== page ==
But this branch of Yoga is little used by Yogis bent on spiritual liberation. When scholars speak of Yoga they mean the system expanded in Yoga Sutras. Also known as Patanjali's aphorisms: Raja (royal) Yoga.
The treatise embodies philosophic concepts of such grandeur as to have inspired commentaries by some of India's greatest thinkers, including the illuminated Master Sadasivendra.
Like the other 5 orthodox vedas-based philosophical systems, Yoga Sutras considers the magic of moral purity, the 10 commandments of Yama and Niyama, to be the indispensable preliminary for sound philosophical investigation.
This personal demand, (not insisted on in the West), has bestowed lasting vitality on the 6 Indian disciplines.
The cosmic order (Rita) that upholds the universe is not different form the moral order that rules men's destiny. He, who is unwilling to observe the universal moral precepts is not seriously determine to pursue Truth.
Section 3 of Yoga Sutras mentions various yogic miraculous powers: Vibhutis and Siddhis (see note below). True knowledge is always power. The path of Yoga is divided into 4 stages. Each with its Vibbhuti expression. Achieving a certain power, the Yogi knows that he has successfully passed the test of one of the 4 stages. Emergence of the characteristic powers is evidence of the scientific structure of the Yoga system, wherein delusive imaginations about one's spiritual progress are banished. Proof is required.
Patanjali warns the devotee that unity with Spirit should be the sole goal, not the possession of Vibhutis (i.e not achieving the perfect asana, or mastery of a discipline). (...)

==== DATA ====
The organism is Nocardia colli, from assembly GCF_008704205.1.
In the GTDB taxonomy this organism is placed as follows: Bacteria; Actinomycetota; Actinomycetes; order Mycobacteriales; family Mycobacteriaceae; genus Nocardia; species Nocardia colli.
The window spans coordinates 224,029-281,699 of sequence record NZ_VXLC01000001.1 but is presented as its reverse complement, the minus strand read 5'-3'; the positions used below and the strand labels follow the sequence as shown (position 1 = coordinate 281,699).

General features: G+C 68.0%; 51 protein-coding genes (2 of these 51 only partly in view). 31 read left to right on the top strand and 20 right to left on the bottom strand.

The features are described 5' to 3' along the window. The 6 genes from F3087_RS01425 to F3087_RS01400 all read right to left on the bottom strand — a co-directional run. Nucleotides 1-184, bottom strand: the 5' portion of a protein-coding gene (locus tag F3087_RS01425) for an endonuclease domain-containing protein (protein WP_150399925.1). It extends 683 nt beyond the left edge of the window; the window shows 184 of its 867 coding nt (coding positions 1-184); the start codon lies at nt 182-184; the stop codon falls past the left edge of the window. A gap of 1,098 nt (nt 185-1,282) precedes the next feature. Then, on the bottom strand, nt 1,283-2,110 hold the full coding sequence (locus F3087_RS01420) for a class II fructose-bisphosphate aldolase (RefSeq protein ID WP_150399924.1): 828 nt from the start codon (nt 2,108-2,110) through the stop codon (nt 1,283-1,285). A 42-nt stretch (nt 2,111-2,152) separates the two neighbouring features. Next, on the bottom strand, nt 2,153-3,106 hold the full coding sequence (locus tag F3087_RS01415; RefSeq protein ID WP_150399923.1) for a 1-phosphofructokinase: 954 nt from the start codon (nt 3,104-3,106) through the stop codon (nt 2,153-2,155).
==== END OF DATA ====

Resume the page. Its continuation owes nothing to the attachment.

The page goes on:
God does not reveal himself to a seeker with any lesser attainments. The thriving Yogi is therefore careful not to exercise his powers lest they arise false prides and distract him for entering the ultimate state of Kaivalya (see note below).
When the Yogi has reached his infinite goal, he exercises the vibhutis (here, the manifestation of his power) or not, just as he pleases. All his actions (...) are then performed without Karmic involvement.
The iron filings of Karma are attracted only where the magnet of personal Ego still exist.
The western day is nearing when the inner science of Self-control will be found as necessary as the outer conquest of nature. The atomic age will see men's minds sobered and broadened by the now scientifically indisputable truth that Matter is in reality, a concentrate of energy. The human can and must liberate within itself". By Yogananda, in "Diary of a Yogi".
The concept of Rita led to the doctrines of dharma (duty) and karma (accumulated effects of good and bad actions). Rita is the physical order of the universe, the order of the sacrifice, and the moral law of the world.
Vibhuti: means the Forms or manifestations.When any entity changes its visible or non visible states to transform into one or more visible formation, then it is called Vibhuti.
Siddhis: Complete understanding; enlightenment or mastery over oneself. Kaivalya: (कैवल्य), is the ultimate goal of Raja yoga and means"solitude", "detachment" or "isolation", a derivation from kevala "alone, isolated".
For more information on Yogananda, you can watch the documentary on his life, called #Awake or read his "Biography of a Yogi".